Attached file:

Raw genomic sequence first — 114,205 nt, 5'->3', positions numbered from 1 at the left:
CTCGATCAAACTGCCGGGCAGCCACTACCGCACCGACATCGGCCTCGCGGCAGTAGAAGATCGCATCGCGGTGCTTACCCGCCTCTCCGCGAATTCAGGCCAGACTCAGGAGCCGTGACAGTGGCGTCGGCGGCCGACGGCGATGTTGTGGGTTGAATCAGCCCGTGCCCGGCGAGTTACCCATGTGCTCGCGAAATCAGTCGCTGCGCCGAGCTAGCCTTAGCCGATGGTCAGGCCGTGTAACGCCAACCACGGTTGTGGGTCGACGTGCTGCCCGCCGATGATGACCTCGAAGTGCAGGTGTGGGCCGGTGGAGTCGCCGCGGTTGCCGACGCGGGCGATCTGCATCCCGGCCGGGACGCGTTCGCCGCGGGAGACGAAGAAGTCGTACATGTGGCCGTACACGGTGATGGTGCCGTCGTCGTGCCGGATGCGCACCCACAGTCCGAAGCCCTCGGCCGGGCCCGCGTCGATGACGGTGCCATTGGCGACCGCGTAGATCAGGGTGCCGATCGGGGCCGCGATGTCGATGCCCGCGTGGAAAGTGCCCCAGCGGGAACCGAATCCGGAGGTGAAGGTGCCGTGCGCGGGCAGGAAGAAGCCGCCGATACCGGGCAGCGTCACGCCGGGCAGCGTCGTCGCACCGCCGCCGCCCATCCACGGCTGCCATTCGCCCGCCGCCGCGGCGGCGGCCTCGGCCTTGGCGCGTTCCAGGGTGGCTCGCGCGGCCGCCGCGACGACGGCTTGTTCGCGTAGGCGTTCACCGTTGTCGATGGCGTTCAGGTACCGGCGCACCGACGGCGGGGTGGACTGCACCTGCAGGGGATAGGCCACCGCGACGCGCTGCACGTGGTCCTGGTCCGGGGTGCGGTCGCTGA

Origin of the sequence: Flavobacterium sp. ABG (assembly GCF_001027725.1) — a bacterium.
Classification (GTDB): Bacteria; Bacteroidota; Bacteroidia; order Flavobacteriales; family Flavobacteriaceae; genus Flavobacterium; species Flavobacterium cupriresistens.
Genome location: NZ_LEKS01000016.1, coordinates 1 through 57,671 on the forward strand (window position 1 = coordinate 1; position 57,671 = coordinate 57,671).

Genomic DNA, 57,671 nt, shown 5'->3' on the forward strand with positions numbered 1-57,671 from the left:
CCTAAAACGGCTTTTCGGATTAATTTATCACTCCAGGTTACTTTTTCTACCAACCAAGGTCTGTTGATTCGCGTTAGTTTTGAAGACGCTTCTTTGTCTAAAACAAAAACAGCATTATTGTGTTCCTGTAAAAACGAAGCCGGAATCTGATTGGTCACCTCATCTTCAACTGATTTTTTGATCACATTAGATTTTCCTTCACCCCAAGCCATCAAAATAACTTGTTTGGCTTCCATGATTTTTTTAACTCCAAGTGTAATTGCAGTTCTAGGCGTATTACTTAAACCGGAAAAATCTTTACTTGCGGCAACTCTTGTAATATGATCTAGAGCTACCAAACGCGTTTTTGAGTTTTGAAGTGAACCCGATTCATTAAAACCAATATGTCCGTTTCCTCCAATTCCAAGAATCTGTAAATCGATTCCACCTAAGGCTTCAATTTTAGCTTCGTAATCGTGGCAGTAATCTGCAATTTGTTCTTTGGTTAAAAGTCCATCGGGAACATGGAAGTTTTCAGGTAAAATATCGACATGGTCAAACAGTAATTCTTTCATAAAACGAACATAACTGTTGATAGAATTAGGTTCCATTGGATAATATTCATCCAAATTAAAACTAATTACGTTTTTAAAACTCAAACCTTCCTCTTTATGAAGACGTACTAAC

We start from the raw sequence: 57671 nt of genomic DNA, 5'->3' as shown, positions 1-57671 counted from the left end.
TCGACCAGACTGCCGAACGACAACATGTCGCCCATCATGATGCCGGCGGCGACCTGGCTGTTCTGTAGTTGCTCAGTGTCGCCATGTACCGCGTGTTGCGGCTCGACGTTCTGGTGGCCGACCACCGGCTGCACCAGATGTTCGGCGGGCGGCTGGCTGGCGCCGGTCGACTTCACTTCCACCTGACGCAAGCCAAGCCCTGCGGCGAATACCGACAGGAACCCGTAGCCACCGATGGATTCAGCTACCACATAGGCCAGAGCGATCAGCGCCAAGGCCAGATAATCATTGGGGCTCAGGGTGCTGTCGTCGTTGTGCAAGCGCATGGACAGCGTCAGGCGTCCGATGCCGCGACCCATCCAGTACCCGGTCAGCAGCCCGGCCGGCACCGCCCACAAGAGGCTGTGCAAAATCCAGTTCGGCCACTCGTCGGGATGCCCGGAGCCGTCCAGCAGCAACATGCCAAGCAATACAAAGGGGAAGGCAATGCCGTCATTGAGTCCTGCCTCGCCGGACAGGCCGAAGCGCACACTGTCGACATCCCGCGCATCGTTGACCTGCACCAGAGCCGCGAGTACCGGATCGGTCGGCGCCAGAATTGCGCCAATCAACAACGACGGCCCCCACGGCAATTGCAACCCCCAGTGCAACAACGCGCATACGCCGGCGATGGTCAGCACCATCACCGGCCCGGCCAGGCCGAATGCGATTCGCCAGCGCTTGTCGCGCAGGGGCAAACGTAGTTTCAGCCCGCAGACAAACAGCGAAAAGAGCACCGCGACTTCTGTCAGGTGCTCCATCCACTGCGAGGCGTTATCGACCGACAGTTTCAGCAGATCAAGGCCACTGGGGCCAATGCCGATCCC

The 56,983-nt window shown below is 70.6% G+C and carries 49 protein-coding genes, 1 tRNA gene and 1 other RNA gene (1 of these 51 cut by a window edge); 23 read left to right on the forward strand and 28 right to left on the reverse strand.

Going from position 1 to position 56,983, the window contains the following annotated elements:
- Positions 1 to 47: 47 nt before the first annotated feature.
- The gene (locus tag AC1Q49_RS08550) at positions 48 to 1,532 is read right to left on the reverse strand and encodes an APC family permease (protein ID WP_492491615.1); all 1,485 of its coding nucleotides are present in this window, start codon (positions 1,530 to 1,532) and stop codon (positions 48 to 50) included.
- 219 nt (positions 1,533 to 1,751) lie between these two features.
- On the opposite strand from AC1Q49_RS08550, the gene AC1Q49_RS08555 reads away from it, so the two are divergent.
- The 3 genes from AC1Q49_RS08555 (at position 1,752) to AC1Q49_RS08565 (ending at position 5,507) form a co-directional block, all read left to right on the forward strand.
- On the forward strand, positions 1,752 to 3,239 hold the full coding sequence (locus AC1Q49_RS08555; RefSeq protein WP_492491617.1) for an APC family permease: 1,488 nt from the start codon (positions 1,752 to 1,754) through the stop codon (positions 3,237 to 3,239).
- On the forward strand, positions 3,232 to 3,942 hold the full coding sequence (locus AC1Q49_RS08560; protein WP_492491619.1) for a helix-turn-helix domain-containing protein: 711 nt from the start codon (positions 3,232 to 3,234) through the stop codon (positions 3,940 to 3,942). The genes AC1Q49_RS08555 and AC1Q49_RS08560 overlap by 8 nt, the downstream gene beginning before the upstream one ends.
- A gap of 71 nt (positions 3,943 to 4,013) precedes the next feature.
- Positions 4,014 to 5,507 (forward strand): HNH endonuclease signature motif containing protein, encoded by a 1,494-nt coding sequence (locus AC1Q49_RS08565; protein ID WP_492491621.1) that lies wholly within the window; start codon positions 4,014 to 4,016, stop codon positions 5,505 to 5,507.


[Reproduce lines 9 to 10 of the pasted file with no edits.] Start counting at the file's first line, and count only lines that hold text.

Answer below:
TCGACCAGACTGCCGAACGACAACATGTCGCCCATCATGATGCCGGCGGCGACCTGGCTGTTCTGTAGTTGCTCAGTGTCGCCATGTACCGCGTGTTGCGGCTCGACGTTCTGGTGGCCGACCACCGGCTGCACCAGATGTTCGGCGGGCGGCTGGCTGGCGCCGGTCGACTTCACTTCCACCTGACGCAAGCCAAGCCCTGCGGCGAATACCGACAGGAACCCGTAGCCACCGATGGATTCAGCTACCACATAGGCCAGAGCGATCAGCGCCAAGGCCAGATAATCATTGGGGCTCAGGGTGCTGTCGTCGTTGTGCAAGCGCATGGACAGCGTCAGGCGTCCGATGCCGCGACCCATCCAGTACCCGGTCAGCAGCCCGGCCGGCACCGCCCACAAGAGGCTGTGCAAAATCCAGTTCGGCCACTCGTCGGGATGCCCGGAGCCGTCCAGCAGCAACATGCCAAGCAATACAAAGGGGAAGGCAATGCCGTCATTGAGTCCTGCCTCGCCGGACAGGCCGAAGCGCACACTGTCGACATCCCGCGCATCGTTGACCTGCACCAGAGCCGCGAGTACCGGATCGGTCGGCGCCAGAATTGCGCCAATCAACAACGACGGCCCCCACGGCAATTGCAACCCCCAGTGCAACAACGCGCATACGCCGGCGATGGTCAGCACCATCACCGGCCCGGCCAGGCCGAATGCGATTCGCCAGCGCTTGTCGCGCAGGGGCAAACGTAGTTTCAGCCCGCAGACAAACAGCGAAAAGAGCACCGCGACTTCTGTCAGGTGCTCCATCCACTGCGAGGCGTTATCGACCGACAGTTTCAGCAGATCAAGGCCACTGGGGCCAATGCCGATCCC

The 56,983-nt window shown below is 70.6% G+C and carries 49 protein-coding genes, 1 tRNA gene and 1 other RNA gene (1 of these 51 cut by a window edge); 23 read left to right on the forward strand and 28 right to left on the reverse strand.